The Rosetta Mission Comet Landing

rosetta mission comet landing

Philae lander about 3 kms from the surface of the comet. Image Credit: ESA

The European space agency have managed to land on a comet. The Rosetta mission comet landing by the probe Philae signifies a big leap forward in space exploration.

The Rosetta Mission Comet Landing

After being in space for over 10 years the Rosetta Mission managed to intercept and land on the comet 67P/Churyumov-Gerasimenko at 17:03 CET November 12th. The $1.58 bn Rosetta mission’s goal is to unlock the mysteries of comets, remnants that predates the formation of the solar system. Rosetta launched in March 2004 by the European Space Agency and have since traveled more than 6 bn kilometers to catch up to the comet it subsequently landed on.

The Rosetta mission comet landing site named Agilkia on one of the lobes of the comet was chosen after analyzing data collected from 30-100 km away after the craft intercepted the comet in August 2014. After final analysis of data from 10 km distance the Rosetta space probe moved off to prepare for separation from its lander.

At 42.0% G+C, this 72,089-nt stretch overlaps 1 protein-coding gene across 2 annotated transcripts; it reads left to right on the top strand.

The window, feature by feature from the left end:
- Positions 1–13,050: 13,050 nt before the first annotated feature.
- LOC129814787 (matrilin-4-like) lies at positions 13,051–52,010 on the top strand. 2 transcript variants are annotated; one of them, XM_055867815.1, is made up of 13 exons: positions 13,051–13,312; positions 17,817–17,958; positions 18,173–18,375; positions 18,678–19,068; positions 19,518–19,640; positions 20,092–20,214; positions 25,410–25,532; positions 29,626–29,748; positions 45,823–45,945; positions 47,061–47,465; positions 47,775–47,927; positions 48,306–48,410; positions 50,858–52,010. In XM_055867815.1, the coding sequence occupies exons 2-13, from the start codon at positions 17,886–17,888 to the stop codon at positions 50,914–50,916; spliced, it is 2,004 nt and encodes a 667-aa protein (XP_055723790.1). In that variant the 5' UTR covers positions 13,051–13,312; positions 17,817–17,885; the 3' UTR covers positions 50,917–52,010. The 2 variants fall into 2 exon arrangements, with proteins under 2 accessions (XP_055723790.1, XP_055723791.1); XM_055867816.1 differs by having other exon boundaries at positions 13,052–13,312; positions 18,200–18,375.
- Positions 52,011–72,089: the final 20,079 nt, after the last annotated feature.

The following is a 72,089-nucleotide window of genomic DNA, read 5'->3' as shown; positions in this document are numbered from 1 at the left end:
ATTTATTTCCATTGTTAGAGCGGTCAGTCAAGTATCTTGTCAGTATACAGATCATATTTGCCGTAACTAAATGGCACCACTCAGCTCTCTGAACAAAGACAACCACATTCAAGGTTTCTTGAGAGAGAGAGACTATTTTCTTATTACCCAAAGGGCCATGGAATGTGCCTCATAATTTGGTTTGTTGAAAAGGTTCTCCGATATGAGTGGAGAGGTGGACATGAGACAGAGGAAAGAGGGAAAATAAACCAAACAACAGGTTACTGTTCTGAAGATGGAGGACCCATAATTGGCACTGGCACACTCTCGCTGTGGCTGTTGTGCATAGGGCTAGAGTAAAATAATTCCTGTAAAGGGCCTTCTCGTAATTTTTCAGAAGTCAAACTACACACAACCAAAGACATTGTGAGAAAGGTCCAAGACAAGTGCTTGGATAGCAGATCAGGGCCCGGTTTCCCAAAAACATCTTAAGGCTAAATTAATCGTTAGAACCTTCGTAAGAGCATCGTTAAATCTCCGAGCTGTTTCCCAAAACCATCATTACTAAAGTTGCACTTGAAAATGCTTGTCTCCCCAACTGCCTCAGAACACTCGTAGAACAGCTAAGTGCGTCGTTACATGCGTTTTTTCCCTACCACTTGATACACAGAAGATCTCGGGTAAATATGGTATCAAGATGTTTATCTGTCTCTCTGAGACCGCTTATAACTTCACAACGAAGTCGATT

The Philae lander separated from the Rosetta space probe at 10:03 CET 22.5 km from the comet. The lander lacked any form of propulsion or guidance slowly closed on the comet over 7 hours of nerve-racking waiting. All the while the lander collected data on the comet.

The plan was for the touchdown to take place at a speed of about 1 m/s with the 3 legged landing gear absorbing the impact. At the same time an ice screw in each foot of the lander would drive into the surface of the comet attaching it to the surface.

During the final health check a faulty thruster at the top of the lander presented a problem. The thruster was tasked with preventing the lander from recoiling from the comet when harpoons meant to tether the lander to the comet fired. ESA doesn’t know yet if the thruster failed to perform or not and where exactly the lander touched down on the comet.

Despite this problem the Rosetta mission comet landing took place according to plan at 17:03 CET causing jubilation at ESA mission control in Darmstadt. This was the first soft landing on a comet a huge accomplishment for everyone involved.

Over the next 2.5 days the science mission consists of taking panoramic views of the landing site, high-resolution images of the surface and analysis of what the surface consist of. It will also analyze other aspects of the comet including electrical and mechanical characteristics. The hope is that the lander will remain operational until March 2015.